Childrens Books


We cannot find any childrens books with the first name Clark

Popular Songs


Janet Clark
a song by Meryn Cadell

Famous People


Clark Gable (actor)
Clark Griffith (baseball player)
Clark Terry (jazz musician)

Children of Famous People


We cannot find any children of famous people with the first name Clark

Historic Figures


William Clark Gable was one of the most popular screen idols in the history of the movies, a handsome and dashing he-man heartthrob who was seemingly born to play Rhett Butler. Nicknamed “The King of Hollywood”, he starred in dozens of movies, was nominated for (and won once, for It Happened One Night) Academy Awards, and was the subject of countless biographies. He died too young, at age 59, after the filming of The Misfits, but what a life he packed into those too few years! From an unremarkable childhood in Ohio, he made his way West to Portland, Oregon, where he married his first wife, a woman 17 years his senior, who paid for some cosmetic makeovers and voice lessons. Thus armed, the two went to Hollywood and Clark began landing bit parts. His big break came in the above-mentioned comedy, starring opposite Claudette Colbert. This was followed by Mutiny on the Bounty, which also garnered him an academy award nomination and the natural segue was set for Gone With the Wind. By this time, he was married for the third time, to star Carole Lombard, whose death in a plane crash in 1942 propelled him into the service on active duty as a gunner. Returning to Hollywood after the war, he found that his star was waning and styles were shifting toward younger men. He made some good and some not so good movies in the fifties, got married and divorced yet again, and then died in 1960 after finishing The Misfits. By this time he was in his fifth marriage, to Kay Spreckles, who bore him a son posthumously, John Clark Gable. In 1935 he had sired a daughter, Judy Lewis, with actress Loretta Young; the affair was kept under wraps and Ms. Young pretended to adopt her daughter, not telling her anything about her true origins until confronted by her when she was 31 years old. Clark Gable never publicly acknowledged her. So, perhaps this handsome, devil-may-care persona was a little less than sterling in character, what with the marriages, the extramarital affairs, the illegitimate child, the boozing, etc., etc. You know something? Sure, you do. We have to say it. Frankly, my dears, we don’t give a damn.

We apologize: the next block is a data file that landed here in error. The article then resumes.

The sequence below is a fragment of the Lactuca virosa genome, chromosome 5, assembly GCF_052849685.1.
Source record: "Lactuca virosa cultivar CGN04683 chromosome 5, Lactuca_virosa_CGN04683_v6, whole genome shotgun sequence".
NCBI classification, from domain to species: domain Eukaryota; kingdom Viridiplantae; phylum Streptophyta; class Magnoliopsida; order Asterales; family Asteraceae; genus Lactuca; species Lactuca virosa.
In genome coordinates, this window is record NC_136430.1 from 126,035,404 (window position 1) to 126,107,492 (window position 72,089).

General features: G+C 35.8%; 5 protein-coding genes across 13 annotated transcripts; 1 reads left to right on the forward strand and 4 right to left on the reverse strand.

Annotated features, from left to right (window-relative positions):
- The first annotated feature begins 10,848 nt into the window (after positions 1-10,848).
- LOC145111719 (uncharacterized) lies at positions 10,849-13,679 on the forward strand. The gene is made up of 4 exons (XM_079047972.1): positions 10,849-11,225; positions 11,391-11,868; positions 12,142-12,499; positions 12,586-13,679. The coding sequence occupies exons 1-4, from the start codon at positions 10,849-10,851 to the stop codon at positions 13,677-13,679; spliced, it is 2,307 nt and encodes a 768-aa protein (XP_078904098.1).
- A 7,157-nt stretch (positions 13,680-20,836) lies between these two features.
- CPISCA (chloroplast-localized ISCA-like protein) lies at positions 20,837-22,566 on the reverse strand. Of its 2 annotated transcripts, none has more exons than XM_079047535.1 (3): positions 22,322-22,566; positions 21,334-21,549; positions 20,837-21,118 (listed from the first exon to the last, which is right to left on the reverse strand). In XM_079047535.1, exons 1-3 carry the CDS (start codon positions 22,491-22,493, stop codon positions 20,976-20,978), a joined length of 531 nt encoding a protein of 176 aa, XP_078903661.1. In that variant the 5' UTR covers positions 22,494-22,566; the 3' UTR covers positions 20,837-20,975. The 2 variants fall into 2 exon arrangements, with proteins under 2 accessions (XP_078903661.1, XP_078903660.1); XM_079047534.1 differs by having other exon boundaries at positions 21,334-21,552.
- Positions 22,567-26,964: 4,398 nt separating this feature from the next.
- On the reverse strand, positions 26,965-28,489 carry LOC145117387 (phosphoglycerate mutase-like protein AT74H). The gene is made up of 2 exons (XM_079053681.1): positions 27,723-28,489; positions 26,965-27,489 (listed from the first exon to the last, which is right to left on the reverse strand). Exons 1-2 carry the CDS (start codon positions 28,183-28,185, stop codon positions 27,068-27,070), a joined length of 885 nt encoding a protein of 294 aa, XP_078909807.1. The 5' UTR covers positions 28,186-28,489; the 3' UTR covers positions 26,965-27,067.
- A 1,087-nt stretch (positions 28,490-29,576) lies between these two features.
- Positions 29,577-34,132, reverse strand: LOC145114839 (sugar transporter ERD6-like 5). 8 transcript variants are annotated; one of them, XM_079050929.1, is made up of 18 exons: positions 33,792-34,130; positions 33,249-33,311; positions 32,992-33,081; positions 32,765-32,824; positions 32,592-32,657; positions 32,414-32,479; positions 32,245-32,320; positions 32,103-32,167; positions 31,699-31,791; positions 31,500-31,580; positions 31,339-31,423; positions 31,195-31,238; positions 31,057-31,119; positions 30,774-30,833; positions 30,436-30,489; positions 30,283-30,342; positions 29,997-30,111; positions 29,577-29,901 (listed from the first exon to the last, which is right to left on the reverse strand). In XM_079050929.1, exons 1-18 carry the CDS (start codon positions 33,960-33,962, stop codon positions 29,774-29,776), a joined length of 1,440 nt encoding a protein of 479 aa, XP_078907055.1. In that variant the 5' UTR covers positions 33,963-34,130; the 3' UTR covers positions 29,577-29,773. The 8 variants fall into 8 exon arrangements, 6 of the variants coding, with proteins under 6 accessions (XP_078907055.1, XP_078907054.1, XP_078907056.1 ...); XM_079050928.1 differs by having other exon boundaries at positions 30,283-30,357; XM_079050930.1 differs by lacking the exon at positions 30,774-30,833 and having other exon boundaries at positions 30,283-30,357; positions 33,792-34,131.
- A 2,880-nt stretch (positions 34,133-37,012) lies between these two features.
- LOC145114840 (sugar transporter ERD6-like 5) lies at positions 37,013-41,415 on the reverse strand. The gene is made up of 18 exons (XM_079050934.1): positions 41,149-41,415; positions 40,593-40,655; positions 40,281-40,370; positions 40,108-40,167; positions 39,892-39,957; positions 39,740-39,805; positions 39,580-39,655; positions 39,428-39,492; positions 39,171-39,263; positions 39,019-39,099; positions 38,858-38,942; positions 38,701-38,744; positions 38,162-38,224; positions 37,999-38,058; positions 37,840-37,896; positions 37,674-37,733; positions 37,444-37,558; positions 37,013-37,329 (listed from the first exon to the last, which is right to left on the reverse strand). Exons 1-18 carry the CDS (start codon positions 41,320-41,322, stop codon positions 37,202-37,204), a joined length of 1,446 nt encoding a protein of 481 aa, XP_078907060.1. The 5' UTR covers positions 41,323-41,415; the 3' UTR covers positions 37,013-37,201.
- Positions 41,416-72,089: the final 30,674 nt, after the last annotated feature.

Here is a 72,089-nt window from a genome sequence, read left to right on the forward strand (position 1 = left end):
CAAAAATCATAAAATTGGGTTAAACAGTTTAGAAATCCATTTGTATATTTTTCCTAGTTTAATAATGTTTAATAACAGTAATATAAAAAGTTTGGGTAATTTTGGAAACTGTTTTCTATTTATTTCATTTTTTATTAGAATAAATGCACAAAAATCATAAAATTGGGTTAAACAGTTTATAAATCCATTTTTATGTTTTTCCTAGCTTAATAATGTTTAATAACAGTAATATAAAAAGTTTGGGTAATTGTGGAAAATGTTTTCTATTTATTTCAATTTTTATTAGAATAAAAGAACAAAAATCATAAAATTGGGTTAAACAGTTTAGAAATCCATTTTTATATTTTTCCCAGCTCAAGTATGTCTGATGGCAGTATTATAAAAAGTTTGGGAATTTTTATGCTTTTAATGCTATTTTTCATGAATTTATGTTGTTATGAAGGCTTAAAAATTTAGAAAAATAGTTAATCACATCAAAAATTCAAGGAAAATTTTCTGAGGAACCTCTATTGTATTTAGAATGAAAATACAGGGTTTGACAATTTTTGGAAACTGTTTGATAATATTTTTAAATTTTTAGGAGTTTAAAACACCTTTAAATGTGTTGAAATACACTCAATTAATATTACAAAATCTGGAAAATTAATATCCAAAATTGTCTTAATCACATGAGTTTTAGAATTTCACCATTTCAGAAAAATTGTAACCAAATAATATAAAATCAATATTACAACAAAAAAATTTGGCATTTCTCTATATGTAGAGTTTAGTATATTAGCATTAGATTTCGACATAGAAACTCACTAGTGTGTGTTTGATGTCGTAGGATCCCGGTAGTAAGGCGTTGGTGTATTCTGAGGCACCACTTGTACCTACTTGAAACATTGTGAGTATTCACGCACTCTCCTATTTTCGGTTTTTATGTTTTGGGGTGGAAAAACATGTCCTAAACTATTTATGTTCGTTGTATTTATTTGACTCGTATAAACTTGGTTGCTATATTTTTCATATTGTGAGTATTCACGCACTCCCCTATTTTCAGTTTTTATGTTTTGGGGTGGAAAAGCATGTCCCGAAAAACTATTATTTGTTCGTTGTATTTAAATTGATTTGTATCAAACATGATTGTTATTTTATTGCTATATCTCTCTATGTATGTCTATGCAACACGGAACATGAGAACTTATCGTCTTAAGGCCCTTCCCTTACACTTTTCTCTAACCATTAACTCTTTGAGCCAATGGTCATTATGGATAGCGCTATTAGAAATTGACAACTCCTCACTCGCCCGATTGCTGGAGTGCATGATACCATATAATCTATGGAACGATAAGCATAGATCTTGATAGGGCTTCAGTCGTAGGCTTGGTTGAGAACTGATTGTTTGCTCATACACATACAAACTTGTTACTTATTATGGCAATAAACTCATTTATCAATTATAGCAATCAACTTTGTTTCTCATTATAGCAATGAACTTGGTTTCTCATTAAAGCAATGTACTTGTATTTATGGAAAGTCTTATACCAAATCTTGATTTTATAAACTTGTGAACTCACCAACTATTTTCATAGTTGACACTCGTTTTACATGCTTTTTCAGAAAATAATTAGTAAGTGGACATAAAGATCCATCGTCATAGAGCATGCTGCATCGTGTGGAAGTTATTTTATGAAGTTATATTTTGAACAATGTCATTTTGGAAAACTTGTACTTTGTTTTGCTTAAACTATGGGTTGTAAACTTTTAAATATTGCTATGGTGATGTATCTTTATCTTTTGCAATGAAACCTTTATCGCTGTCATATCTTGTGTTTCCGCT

William Clark was an American explorer who, along with Meriwether Lewis, led the dangerous and arduous Lewis and Clark Expedition of 1803/06, which opened up the Pacific Northwest for the United States. Prior to and after the expedition, William Clark served in the United States Army and in the militia; he was governor of the Missouri Territory and, for 16 years up to his death, served as Superintendent of Indian Affairs. Although never formally educated, William was a great reader and a writer of no little flair, as his logs from the expedition demonstrate. Married twice, he produced eight children, but of course, popular history is always looking for a little spice, so there were rumors of an involvement with Sacagawea along the exploration route. Sacagawea joined the expedition along with her French trapper husband, Toussaint Charbonneau, while pregnant with her first child, giving birth to him shortly thereafter. Her skill as an interpreter/guide and her obvious distraction as a new mother make the possibility of outside hanky-panky quite remote – nonetheless, William Clark did formally become the boy’s guardian in 1815, after Sacagawea’s death. But that’s another story.